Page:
aimed at improving the capabilities of healthcare and emergency            of climate change health impacts, increasing the power of prediction
services to address disaster planning and management is needed             tools, enhancing integration of climate observation networks with
to ensure that risks are understood and that optimal strategies are        health impact surveillance tools, and improving interactions among
identified, communicated, and implemented.                                 stakeholders and decision makers. The IWGCCH approached this
                                                                           research needs assessment with these goals in mind. The next step
In addition to the research needs identified in the individual research    will be for federal agencies to discuss the findings of this white paper
categories, there are crosscutting issues relevant to preventing or        with stakeholders, decision makers, and the public as they work
avoiding many of the potential health impacts of climate change in­        to incorporate and prioritize appropriate research needs into their
cluding identifying susceptible, vulnerable, and displaced populations;    respective science agendas and collaborative research efforts.
enhancing public health and health care infrastructure; developing         A coordinated federal approach will bring the unique skills, capacities,
capacities and skills in modeling and prediction; and improving risk       and missions of the various agencies together to maximize the potential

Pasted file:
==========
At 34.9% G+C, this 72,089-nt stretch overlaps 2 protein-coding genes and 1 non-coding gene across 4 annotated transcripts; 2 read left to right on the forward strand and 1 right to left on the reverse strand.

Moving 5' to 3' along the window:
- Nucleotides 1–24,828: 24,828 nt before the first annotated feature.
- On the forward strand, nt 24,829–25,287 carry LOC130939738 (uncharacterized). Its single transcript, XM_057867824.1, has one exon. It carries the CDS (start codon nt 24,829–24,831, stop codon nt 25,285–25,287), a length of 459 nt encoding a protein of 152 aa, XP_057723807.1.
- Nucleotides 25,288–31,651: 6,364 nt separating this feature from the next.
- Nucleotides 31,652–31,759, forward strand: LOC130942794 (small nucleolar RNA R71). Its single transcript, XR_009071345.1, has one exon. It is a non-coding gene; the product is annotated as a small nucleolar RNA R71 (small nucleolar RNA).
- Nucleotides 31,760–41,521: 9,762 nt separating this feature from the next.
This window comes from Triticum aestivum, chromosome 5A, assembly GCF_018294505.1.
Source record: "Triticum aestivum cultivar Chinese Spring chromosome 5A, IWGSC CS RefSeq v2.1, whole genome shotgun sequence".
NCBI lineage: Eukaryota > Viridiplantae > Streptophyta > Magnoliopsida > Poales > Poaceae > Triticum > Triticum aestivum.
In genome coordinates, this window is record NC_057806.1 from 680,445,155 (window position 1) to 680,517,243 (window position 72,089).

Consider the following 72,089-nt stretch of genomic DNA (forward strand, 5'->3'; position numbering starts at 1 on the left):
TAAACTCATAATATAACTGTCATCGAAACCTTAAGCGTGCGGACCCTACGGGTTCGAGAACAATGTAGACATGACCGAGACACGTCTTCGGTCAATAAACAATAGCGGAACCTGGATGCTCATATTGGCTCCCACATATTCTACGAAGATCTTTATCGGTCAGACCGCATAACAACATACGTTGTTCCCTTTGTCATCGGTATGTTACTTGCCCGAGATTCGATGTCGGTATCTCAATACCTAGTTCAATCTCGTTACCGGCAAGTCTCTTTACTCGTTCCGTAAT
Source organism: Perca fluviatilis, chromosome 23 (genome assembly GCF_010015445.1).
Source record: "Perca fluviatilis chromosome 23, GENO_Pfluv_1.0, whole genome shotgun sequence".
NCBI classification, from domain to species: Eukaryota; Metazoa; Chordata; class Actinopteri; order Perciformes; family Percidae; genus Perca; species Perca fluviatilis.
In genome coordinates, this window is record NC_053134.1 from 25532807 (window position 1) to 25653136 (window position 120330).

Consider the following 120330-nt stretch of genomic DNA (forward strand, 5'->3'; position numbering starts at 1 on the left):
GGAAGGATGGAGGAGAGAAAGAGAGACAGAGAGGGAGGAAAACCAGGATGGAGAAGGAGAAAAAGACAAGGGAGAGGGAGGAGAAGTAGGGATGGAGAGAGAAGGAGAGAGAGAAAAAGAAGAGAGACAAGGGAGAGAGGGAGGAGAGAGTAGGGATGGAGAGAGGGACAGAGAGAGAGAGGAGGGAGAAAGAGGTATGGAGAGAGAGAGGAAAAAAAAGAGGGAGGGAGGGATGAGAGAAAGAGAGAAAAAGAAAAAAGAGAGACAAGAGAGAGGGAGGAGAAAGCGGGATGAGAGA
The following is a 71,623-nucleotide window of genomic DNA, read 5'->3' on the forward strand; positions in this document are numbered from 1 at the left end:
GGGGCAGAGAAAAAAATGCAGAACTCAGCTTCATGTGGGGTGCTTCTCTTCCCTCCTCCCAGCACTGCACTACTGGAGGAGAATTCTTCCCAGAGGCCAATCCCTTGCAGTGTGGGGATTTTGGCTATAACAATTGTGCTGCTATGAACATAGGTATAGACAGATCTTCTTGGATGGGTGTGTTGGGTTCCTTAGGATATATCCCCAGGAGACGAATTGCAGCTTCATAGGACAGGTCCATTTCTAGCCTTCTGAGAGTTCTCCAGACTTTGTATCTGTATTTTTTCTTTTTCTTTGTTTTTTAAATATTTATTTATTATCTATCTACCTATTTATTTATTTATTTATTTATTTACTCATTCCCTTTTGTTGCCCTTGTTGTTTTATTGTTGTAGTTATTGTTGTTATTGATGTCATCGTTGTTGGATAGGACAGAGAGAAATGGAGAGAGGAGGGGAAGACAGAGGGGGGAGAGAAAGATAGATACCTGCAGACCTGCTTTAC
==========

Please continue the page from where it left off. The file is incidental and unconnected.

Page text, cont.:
communication and public health education. Such research will lead         for discovery of new information and opportunities for success in
to more effective early warning systems and greater public awareness       providing key information to support responsive and effective decisions
of an individual’s or community's health risk from climate change,         on climate change and health.
which should translate into more successful mitigation and adaptation      4	   National research council (U.s.). committee on strategic advice on the U.s. climate change science Program., et al.
                                                                                2009, Washington, D.c.: National academies Press. xii, 254 p.




www.niehs.nih.gov/climatereport                                                                                                                                                               vii
A Human Health Perspect ive ON CLIMATE CHANGE




           Introduction 


                                                G
                                                                       lobal climate change has become one of the
                                                                       most visible environmental concerns of the
                                                                       21st century. From pictures of polar bears
                                                clinging to melting ice floes in Alaska to dried and cracked
                                                farmland stretching into the horizon in Africa, images
                                                of the ecological impacts of climate change have become
                                                part of our combined consciousness and inspire concern
                                                and discussion about what climate change ultimately will
                                                mean to our planet. But seldom are the effects of climate